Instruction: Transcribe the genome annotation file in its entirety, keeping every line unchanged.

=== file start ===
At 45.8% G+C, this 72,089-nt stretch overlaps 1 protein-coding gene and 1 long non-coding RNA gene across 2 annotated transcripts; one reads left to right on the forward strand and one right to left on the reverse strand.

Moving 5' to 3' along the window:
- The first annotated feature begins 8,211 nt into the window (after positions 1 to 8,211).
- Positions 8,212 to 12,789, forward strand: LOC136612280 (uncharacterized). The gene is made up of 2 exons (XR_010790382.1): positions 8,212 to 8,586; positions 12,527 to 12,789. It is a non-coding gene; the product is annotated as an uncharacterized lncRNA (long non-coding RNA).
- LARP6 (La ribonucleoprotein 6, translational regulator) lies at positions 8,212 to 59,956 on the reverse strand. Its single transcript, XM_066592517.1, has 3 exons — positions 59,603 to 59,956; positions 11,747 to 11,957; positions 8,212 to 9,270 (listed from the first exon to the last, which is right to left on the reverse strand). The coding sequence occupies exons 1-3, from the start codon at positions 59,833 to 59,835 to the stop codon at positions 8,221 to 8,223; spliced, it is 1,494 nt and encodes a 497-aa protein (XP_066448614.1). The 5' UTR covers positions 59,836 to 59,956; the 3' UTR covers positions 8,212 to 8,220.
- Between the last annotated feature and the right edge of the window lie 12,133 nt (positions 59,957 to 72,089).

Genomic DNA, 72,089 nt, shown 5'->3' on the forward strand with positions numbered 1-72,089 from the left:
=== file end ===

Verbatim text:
At 45.8% G+C, this 72,089-nt stretch overlaps 1 protein-coding gene and 1 long non-coding RNA gene across 2 annotated transcripts; one reads left to right on the forward strand and one right to left on the reverse strand.

Moving 5' to 3' along the window:
- The first annotated feature begins 8,211 nt into the window (after positions 1 to 8,211).
- Positions 8,212 to 12,789, forward strand: LOC136612280 (uncharacterized). The gene is made up of 2 exons (XR_010790382.1): positions 8,212 to 8,586; positions 12,527 to 12,789. It is a non-coding gene; the product is annotated as an uncharacterized lncRNA (long non-coding RNA).
- LARP6 (La ribonucleoprotein 6, translational regulator) lies at positions 8,212 to 59,956 on the reverse strand. Its single transcript, XM_066592517.1, has 3 exons — positions 59,603 to 59,956; positions 11,747 to 11,957; positions 8,212 to 9,270 (listed from the first exon to the last, which is right to left on the reverse strand). The coding sequence occupies exons 1-3, from the start codon at positions 59,833 to 59,835 to the stop codon at positions 8,221 to 8,223; spliced, it is 1,494 nt and encodes a 497-aa protein (XP_066448614.1). The 5' UTR covers positions 59,836 to 59,956; the 3' UTR covers positions 8,212 to 8,220.
- Between the last annotated feature and the right edge of the window lie 12,133 nt (positions 59,957 to 72,089).

Genomic DNA, 72,089 nt, shown 5'->3' on the forward strand with positions numbered 1-72,089 from the left: